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Officials warn of potential scam near Metro East COVID-19 test site

“If they ask you for your social security number, driver's license number, things like that, it’s a red flag,” said Simmons.

FAIRVIEW HEIGHTS, Ill. — One week after expanding testing in the Metro East, local leaders are concerned one site may be drawing unwanted attention.

They’re testing for COVID-19 six days a week at St. Clair Square Mall, but the lines of cars simply aren’t letting up.

“They had a little traffic problem,” said St. Clair Co. Emergency Manager Herb Simmons. “There was an estimated 800 to 1000 vehicles trying to get in here.”

Despite the rising positivity rate, St. Clair County Emergency Manager Herb Simmons said the site has been a success based on the turnout alone. 

However, it’s also drawing some unwanted attention from potential scammers.

“They realize that the citizens get confused,” said Simmons. “They’ve got a system set up here at the state-operated site, and then someone comes up and puts up a pop-up tent, and they’re thinking, 'Is this an overflow lot? Do we go there?'”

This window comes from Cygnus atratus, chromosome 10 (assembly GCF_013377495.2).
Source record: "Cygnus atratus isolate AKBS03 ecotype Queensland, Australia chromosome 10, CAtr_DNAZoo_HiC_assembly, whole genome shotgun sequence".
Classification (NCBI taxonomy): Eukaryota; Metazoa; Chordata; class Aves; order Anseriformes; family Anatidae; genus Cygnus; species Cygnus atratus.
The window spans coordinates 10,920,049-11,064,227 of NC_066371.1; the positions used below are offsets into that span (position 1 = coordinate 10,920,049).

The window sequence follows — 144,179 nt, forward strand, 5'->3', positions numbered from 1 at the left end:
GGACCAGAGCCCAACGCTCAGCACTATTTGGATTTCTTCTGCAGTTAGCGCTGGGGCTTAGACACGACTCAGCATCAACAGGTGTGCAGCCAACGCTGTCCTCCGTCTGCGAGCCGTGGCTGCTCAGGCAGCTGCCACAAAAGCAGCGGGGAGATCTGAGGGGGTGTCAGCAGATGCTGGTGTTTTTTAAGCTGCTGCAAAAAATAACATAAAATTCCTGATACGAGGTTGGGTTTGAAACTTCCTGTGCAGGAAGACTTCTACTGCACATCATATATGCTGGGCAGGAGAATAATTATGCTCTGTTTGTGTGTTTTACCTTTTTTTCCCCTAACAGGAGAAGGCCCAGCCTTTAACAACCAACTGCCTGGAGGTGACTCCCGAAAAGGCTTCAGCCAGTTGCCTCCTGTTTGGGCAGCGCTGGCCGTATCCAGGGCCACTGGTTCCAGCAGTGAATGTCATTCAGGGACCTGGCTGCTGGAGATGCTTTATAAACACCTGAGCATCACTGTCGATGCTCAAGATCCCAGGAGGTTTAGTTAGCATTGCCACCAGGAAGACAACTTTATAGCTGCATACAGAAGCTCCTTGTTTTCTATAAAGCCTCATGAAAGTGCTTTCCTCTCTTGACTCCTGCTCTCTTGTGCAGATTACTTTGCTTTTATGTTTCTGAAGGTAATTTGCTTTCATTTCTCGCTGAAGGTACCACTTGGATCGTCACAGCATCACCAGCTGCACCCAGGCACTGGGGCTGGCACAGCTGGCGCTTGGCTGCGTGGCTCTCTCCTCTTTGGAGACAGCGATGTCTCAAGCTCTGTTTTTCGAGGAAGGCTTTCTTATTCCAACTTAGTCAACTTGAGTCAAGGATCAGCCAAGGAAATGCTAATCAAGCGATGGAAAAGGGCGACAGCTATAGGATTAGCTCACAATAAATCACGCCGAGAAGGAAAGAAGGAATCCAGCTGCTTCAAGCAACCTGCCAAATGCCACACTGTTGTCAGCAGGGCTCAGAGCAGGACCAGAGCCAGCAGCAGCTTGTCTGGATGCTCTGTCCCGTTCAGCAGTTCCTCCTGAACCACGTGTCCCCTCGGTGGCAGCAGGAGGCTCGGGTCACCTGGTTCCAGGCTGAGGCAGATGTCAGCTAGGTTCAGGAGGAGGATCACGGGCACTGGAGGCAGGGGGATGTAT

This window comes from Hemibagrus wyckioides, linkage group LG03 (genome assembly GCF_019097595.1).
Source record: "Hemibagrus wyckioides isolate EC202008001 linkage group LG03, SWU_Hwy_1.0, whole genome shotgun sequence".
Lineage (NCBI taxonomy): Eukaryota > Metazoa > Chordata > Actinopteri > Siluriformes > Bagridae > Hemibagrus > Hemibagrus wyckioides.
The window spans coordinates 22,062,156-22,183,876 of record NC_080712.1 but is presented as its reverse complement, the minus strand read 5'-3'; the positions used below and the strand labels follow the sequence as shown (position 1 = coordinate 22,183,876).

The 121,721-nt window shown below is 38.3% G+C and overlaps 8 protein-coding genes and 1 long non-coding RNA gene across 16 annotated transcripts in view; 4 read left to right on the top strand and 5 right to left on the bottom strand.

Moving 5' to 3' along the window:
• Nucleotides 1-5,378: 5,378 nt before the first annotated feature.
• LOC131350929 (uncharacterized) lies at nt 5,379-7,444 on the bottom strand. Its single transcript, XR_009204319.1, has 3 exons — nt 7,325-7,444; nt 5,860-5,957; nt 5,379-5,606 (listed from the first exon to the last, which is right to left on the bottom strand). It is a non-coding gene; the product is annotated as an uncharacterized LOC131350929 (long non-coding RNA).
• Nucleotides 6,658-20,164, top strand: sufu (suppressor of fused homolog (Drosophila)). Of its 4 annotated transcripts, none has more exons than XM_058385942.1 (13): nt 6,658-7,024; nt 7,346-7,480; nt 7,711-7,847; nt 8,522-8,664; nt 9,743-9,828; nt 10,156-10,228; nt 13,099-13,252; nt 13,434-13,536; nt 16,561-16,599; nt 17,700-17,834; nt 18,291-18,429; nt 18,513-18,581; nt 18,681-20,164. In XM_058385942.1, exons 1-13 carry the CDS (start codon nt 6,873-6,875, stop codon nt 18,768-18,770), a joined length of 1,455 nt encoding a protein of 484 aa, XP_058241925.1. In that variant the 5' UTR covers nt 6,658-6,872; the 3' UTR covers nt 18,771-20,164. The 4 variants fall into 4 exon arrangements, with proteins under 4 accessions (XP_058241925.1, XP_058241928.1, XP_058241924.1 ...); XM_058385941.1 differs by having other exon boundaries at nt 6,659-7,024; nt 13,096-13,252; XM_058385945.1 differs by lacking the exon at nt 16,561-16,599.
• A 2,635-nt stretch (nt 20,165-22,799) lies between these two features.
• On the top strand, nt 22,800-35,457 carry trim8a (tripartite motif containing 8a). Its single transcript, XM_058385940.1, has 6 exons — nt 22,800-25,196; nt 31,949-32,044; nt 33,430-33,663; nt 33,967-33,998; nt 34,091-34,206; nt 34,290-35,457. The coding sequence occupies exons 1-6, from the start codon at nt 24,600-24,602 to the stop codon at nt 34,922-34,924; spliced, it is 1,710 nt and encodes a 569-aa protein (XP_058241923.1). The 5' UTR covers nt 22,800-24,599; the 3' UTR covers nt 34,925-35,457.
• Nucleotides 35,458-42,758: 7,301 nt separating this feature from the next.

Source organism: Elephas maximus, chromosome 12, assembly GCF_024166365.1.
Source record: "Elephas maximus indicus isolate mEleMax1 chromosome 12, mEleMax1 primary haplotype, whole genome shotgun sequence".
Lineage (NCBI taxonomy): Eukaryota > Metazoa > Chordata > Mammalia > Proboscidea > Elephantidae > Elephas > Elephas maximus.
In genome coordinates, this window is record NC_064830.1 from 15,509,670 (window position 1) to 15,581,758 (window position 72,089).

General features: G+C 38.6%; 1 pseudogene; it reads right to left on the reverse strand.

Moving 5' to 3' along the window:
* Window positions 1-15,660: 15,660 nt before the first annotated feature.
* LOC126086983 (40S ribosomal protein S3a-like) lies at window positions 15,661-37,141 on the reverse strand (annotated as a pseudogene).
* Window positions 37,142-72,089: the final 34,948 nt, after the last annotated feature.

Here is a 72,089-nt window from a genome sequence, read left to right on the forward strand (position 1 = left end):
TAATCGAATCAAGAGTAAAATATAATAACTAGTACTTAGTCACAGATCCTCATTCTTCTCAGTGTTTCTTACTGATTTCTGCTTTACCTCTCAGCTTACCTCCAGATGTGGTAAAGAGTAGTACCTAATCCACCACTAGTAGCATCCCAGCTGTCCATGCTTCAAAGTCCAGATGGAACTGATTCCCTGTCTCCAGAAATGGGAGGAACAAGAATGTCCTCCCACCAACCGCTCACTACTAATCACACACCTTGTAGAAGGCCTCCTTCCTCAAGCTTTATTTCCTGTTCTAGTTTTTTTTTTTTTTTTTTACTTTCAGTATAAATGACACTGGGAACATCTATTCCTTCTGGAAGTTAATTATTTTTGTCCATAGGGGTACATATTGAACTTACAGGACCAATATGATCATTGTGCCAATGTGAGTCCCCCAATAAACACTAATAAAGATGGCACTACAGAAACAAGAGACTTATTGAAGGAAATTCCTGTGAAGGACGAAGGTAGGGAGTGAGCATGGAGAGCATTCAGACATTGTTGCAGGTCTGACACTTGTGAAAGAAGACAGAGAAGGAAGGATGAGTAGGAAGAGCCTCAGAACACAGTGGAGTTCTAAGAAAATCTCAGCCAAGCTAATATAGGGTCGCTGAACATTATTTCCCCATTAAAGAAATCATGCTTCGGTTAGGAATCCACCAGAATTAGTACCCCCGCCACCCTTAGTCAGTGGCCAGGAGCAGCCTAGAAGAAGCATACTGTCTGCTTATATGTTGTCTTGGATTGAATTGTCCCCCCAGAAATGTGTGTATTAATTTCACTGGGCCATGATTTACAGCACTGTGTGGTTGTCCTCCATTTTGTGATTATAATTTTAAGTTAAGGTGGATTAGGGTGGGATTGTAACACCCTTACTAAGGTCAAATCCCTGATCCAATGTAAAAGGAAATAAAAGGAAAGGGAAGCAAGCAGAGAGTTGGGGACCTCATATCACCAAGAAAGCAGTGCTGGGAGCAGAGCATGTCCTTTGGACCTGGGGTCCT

The first tent was set up by Dillard’s under the name of Crestview Clinical Laboratory, which is a legitimate company out of California, but they aren’t authorized by IDPH to operate a test site in St. Clair County.

The paperwork the group handed out raised more than a few eyebrows.

“If they ask you for social security number, driver's license number, things like that, it’s a red flag,” said Simmons.

Monday, the same crew returned to St. Clair Square, but this time under the name ‘By the People for the People’.

They were asked to leave by Fairview Heights Police since they didn’t have permission to be on the property.

“I think if they come back, the local authorities will have something to say about it,” said Simmons.

Illinois Gov. JB Pritzker said the state is aware of similar scams across the state and has been referring them to the Attorney General’s Office.

Simmons said he’s concerned these same people could set up shop elsewhere, so he’s issuing this warning to those who aren’t sure if they went to the right site.

“If you went through the one where they had the tent, I would definitely come back to the state site and get tested,” said Simmons.

If you're concerned a testing site in your community isn't sanctioned, you can check the state's website.